Words are just concepts. Translating a Sanskrit or Pāḷi term is just swapping one concept for another.

Knowing the Pāḷi word for not-self (anatta), doesn't mean that we understand what not-self or anatta really is. At least we need to attain the stage of knowledge by comprehension (sammasana-ñāṇa), to get some direct personal experience of it.

We can translate "nibbāna" simply as "cessation" or "the cessation of suffering" but does that get us any closer to understanding what it is?

When translating profound Pāḷi terms like "dukkha," we have to translate according to context — sometimes as "suffering," or sometimes as "unsatisfactoriness." Nevertheless, no one really understands the truth of suffering until they have realised at least the first path of Stream-winning.

To refuse to translate some terms may suit those who want to maintain an esoteric teaching, but for teaching the Dhamma, which is not a secret, we should translate and explain with notes if necessary. What I usually do, is give the Pāḷi word in brackets, so that knowledgeable readers can be sure what the original word was, and less knowledgeable readers can learn some new terms.

Teachings are just the finger pointing to the moon. It doesn't matter whether you call it "moon" or "candā" — there it is.
AIM WebsitePāli FontsIn This Very LifeBuddhist ChroniclesSoftware (Upasampadā: 24th June, 1979)

User avatar
Ajatashatru
Posts: 32
Joined: Thu Jul 11, 2013 8:35 pm
Which number is larger than 1000 and less than 1002: 1001

Re: Pali/Buddhist non-translatables

Postby Ajatashatru » Tue Jul 23, 2013 8:52 pm

Bhikkhu Pesala wrote:Words are just concepts. Translating a Sanskrit or Pāḷi term is just swapping one concept for another.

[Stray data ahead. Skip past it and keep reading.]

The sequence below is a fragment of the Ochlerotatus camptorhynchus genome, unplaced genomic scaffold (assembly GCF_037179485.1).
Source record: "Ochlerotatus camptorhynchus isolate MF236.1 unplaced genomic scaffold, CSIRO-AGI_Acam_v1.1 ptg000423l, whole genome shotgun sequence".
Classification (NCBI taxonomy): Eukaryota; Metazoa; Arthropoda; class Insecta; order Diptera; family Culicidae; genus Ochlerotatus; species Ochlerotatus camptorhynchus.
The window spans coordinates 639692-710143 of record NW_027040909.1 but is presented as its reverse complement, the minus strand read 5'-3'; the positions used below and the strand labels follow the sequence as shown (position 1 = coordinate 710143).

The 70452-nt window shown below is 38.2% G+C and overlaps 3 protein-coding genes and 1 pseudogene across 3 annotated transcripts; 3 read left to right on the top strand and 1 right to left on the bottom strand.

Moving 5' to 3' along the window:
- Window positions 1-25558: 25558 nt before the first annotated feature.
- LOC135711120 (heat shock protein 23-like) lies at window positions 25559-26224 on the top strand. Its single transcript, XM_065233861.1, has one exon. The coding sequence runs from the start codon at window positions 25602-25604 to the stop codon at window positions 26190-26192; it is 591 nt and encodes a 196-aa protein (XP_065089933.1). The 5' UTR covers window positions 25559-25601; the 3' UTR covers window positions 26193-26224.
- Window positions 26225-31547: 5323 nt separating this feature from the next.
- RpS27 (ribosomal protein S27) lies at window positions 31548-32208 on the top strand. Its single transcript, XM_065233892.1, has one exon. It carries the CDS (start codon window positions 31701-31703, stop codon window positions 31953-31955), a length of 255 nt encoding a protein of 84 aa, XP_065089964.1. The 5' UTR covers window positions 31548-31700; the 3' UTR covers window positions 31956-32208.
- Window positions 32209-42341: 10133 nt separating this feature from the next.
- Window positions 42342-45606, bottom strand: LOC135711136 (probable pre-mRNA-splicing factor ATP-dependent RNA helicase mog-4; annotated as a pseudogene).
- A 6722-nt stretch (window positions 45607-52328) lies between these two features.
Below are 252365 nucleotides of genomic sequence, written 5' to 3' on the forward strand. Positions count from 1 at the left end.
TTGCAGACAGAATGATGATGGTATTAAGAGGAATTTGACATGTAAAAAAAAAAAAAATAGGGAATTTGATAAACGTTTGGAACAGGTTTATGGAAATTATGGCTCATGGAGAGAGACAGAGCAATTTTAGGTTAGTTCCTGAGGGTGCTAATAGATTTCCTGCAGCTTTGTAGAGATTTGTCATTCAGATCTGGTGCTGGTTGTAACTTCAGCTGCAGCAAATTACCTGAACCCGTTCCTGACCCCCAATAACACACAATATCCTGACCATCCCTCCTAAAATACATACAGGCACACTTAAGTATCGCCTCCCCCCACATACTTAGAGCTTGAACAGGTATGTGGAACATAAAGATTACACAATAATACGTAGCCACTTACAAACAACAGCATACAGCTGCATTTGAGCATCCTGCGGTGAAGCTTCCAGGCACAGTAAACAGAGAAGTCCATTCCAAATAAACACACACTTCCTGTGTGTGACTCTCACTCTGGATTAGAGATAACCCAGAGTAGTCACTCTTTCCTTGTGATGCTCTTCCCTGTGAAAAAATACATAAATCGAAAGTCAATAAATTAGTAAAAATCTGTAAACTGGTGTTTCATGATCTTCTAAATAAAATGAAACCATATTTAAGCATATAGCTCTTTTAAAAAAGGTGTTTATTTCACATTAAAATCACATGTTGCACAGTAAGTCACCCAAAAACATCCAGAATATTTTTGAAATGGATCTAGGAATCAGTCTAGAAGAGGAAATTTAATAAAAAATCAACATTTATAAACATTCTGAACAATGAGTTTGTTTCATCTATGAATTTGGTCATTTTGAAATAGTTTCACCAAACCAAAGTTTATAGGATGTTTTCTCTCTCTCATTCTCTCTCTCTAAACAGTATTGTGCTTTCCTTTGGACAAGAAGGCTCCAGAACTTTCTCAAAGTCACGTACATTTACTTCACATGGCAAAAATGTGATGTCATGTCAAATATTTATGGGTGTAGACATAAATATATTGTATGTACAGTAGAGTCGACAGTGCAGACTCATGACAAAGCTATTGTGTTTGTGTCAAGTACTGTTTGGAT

Knowing the Pāḷi word for not-self (anatta), doesn't mean that we understand what not-self or anatta really is. At least we need to attain the stage of knowledge by comprehension (sammasana-ñāṇa), to get some direct personal experience of it.

We can translate "nibbāna" simply as "cessation" or "the cessation of suffering" but does that get us any closer to understanding what it is?

When translating profound Pāḷi terms like "dukkha," we have to translate according to context — sometimes as "suffering," or sometimes as "unsatisfactoriness." Nevertheless, no one really understands the truth of suffering until they have realised at least the first path of Stream-winning.

To refuse to translate some terms may suit those who want to maintain an esoteric teaching, but for teaching the Dhamma, which is not a secret, we should translate and explain with notes if necessary. What I usually do, is give the Pāḷi word in brackets, so that knowledgeable readers can be sure what the original word was, and less knowledgeable readers can learn some new terms.

Teachings are just the finger pointing to the moon. It doesn't matter whether you call it "moon" or "candā" — there it is.


Thanks for the input Bhante.


Return to “Pali”

Who is online

Users browsing this forum: No registered users and 4 guests